The Rabbi Within Us
Everyone has an inner voice.
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Everyone has an inner voice.
There is a reason why you bring on the war time social worker into the clinical picture
In doing so, the crisis is really man made.
I have not gone about changing the way I handle things because I simply wanted to be spontaneous and change things up.
who are these webinars and conferences for anyway?
So, I want to pose a question: is a mental health disorder a disability? I suspect the answer to this question hinges on how disability is contextualized. There are several ways of going about thinking about disability. I want to focus on the purely academic conversation out there […]
So, I read an article today on the Mighty titled: “I’m not high functioning- and I’m okay with that”. So, this is more complicated than it seems, to quote the article. In the DSM 4, the GAF or Global Assessment of Functioning, attempts to capture the ability of […]
“In the future, further work should deconstruct categories of medicine, psychiatry, and social work and encourage strength based approaches that will supplant new-institutionalization and create a new gold standard in treatment” (Maxwell Guttman, Mental Health Diagnosis: Axioms, Continuum, and Future Directions) 2018 “Congratulations, Jacques, on your publication!” Jonas, […]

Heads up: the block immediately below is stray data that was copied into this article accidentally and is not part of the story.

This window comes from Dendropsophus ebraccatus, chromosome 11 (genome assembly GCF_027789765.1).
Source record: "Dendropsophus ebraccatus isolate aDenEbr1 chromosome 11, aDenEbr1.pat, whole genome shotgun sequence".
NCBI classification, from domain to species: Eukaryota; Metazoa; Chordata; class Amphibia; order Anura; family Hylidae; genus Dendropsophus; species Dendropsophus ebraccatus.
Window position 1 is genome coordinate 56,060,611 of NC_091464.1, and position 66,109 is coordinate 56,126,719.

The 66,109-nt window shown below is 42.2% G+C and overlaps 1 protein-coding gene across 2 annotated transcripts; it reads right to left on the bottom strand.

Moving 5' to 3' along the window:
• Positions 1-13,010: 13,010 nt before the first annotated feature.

The peer world is divided. Okay, so that’s not news. Either are the divisions within the mental health community on how to best advocate and push for better health care. However, are we really as divided as it seems? Or are we overlooking fundamentally important aspects about providing […]
The next step in Contesting Admission seemed rather obvious to me. Pummel the English Department into submission. In the words of President George W. Bush, this will be “shock and awe”. The plan was simple. Bombard the department with paperwork over all kinds. Inundating them with busy work […]
The Kindness Rocks Project, founded by Megan Murphy, is about discovering the beauty and profound possibilities of hope in acts of kindness, and has become a grassroots movement. Megan Murphy is the author of A Pebble For Your Thoughts and goes on to explain her work in her […]
There is no mistaking it. The Revisionist, the third installment in the J. Peters series has run into excessive costly delays, and is now, fully stalled. This is not writers block. The story is simply unfinished. J. Peters life has not run its course yet, and the narrative […]
The dew on campus was moist with retribution. Jacques Peters kneeled on on the grass and felt the wetness of the grass between his fingers. “It’s over, I’ve won” Jacques whispered to himself. Jacques eyes were firmly fixed on the bottom of the Bartle Library tower by the […]
The success of Contesting Admission hinged upon my ability to make such waves in the English department that my status as a student could no longer be ignored. The department was resisting and defending their decision at all costs. This resistance included their decision not only to reject […]
Handcuffed in front of my house, with broken glass from my car all over the place, I knew I had entered into a whole new phase of contesting admission. This new phase would not only take all my strength, but new mental powers which seemed to be emerging […]
The time is upon us! I need to address the ongoing rumors circulating around my writing. Ever since I have announced a second novella, Small Fingernails, Even Less Love 💕 , there has been undeniable chatter in the literary world. Upon hearing the new novella was, in fact, […]